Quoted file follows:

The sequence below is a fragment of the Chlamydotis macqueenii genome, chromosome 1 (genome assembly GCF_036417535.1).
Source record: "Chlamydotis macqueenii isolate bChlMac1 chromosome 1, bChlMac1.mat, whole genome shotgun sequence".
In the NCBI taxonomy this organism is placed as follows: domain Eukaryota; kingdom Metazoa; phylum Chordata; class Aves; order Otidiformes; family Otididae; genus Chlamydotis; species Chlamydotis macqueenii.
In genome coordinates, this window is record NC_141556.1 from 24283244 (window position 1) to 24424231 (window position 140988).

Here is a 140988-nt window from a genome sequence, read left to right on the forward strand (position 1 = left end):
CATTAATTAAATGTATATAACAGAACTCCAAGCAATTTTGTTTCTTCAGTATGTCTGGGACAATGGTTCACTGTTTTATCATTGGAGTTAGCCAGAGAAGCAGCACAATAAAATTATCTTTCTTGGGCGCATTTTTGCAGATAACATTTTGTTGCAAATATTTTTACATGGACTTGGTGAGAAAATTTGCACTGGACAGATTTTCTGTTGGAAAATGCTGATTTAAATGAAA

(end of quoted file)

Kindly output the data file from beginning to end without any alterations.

The sequence below is a fragment of the Chlamydotis macqueenii genome, chromosome 1 (genome assembly GCF_036417535.1).
Source record: "Chlamydotis macqueenii isolate bChlMac1 chromosome 1, bChlMac1.mat, whole genome shotgun sequence".
In the NCBI taxonomy this organism is placed as follows: domain Eukaryota; kingdom Metazoa; phylum Chordata; class Aves; order Otidiformes; family Otididae; genus Chlamydotis; species Chlamydotis macqueenii.
In genome coordinates, this window is record NC_141556.1 from 24283244 (window position 1) to 24424231 (window position 140988).

Here is a 140988-nt window from a genome sequence, read left to right on the forward strand (position 1 = left end):
CATTAATTAAATGTATATAACAGAACTCCAAGCAATTTTGTTTCTTCAGTATGTCTGGGACAATGGTTCACTGTTTTATCATTGGAGTTAGCCAGAGAAGCAGCACAATAAAATTATCTTTCTTGGGCGCATTTTTGCAGATAACATTTTGTTGCAAATATTTTTACATGGACTTGGTGAGAAAATTTGCACTGGACAGATTTTCTGTTGGAAAATGCTGATTTAAATGAAA